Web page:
Akka kafka source : batch processing & back pressure / ACK

akka
scala
kafka
streams

(Firenow) #1

Hi,

I discovered Scala / Akka few months ago and figured out Actors / Reactive streams could be the right toolbox to create an IoT data integration application.
To summarize it briefly, GB of IoT data are streamed continuously to a Kafka cluster.
All this data needs to be aggregated per batch in order to be transformed in a fast read storage format.

I figured the actor model (batch jobs notifications) and akka reactive streams (for guaranteed delivery and back-pressure) should be the right tools :
Consumer : consumes a batch of data and send a BatchNotification to a JobManager with guaranteed delivery
JobManager : build appropriate jobs and send it all to a Worker Master actor which broadcast JobAvailable to a pool of Worker actor.
[…]

I figured out how to consume data from kafka (using “akka.kafka.scaladsl.Consumer”) and send a job to the JobManager using “toMat” (I have to admit it’s still unclear what these materialized views exactly mean).

One thing which remains to be done, and which I have trouble implementing, is implementing back-pressure and ACK.
In other words, the consumer should wait for an ACK from JobManager before commiting Kafka offsets and sending a new job to it.

I’ve no idea how to implement this, and can’t find any example of this.
Is this easily implementable using Akka actors / streams ?
Any hint on the design pattern, doc and package to use ?


(Aditya Athalye) #2

Hi @firenow

If you are continuously receiving GBs of streaming IoT data, I am not so sure why you would want to slow down the entire processing chain by artificially introducing a back-pressure mechanism (unless there are other restrictions in terms of hardware and such).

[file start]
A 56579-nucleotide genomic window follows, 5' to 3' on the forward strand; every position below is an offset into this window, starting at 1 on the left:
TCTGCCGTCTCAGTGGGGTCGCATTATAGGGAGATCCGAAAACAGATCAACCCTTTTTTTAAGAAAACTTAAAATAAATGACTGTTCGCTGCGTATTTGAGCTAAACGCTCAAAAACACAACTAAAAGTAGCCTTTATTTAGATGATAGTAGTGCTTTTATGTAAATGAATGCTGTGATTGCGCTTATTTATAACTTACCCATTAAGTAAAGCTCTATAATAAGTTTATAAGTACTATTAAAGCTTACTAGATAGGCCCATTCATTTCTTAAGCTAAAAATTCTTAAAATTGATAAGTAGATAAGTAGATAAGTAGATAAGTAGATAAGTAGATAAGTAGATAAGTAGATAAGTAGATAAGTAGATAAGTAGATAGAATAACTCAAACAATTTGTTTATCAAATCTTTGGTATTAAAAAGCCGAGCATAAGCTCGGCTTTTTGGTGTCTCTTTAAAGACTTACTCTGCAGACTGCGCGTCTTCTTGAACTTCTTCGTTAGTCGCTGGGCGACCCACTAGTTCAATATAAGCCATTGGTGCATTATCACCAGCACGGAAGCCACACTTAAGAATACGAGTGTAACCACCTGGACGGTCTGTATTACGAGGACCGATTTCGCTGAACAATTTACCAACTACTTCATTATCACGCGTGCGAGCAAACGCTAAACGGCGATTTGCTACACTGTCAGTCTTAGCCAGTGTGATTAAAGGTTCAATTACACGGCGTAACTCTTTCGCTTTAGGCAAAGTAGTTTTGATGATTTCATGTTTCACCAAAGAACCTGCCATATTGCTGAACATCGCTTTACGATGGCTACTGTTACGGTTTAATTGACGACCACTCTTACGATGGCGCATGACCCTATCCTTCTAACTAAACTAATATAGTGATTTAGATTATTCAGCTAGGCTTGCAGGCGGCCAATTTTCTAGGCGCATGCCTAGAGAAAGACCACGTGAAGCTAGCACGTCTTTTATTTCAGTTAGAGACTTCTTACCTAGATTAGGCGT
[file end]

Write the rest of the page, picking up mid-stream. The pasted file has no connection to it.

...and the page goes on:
There could be multiple ways of doing this, and one of the ways would be this:

1.) Introducing a data storage (RDBMS like MySQL) into the picture.
2.) The Kafka consumer reads a batch of data and sends a message to a remote actor (JobManager).
3.) The JobManager creates a Job definition out of this batch and writes this definition to the MySQL store (Since you are batching, the number of writes to the DB should be manageable).
4.) Once the write to the DB is successful, the JobManager actor sends an ACK to the original consumer which then commits the kafka offsets. This part will ensure that your job is created, but the consumer need not wait for the aggregations on the workers to finish for pulling in next batch of data.
5.) As soon as the workers are done with execution of a batch, the JobManager updates the status (Completed, Failed etc.) for this job definition in your DB.

Introducing the DB gives your 2 advantages:

1.) You can build some auditing around your jobs (status, time to completion etc.) with a possibility of retrying failed jobs.
2.) Frees the Kafka consumer of having to wait for a batch to complete to pull in next batch. If the JobManager starts lagging behind big time, the back pressure introduced would slow down the system as a whole.

Try to design in such a manner such that each component (consumers, job managers, workers) can be scaled independently.

HTH.

Cheers
Aditya


(Johan Andrén) #3

The Kafka connector docs has examples for doing this: https://doc.akka.io/docs/akka-stream-kafka/current/atleastonce.html

Interacting with an actor could be introduced in the flow through .mapAsync or ActorFlow.ask.

toMat means to + give me the option to decide what materialized value to keep, nothing about “materialized views”. I’d recommend that you go through the stream docs and get a good grasp for the basics of streams before jumping onto something more advanced, like streaming from kafka with offset commits.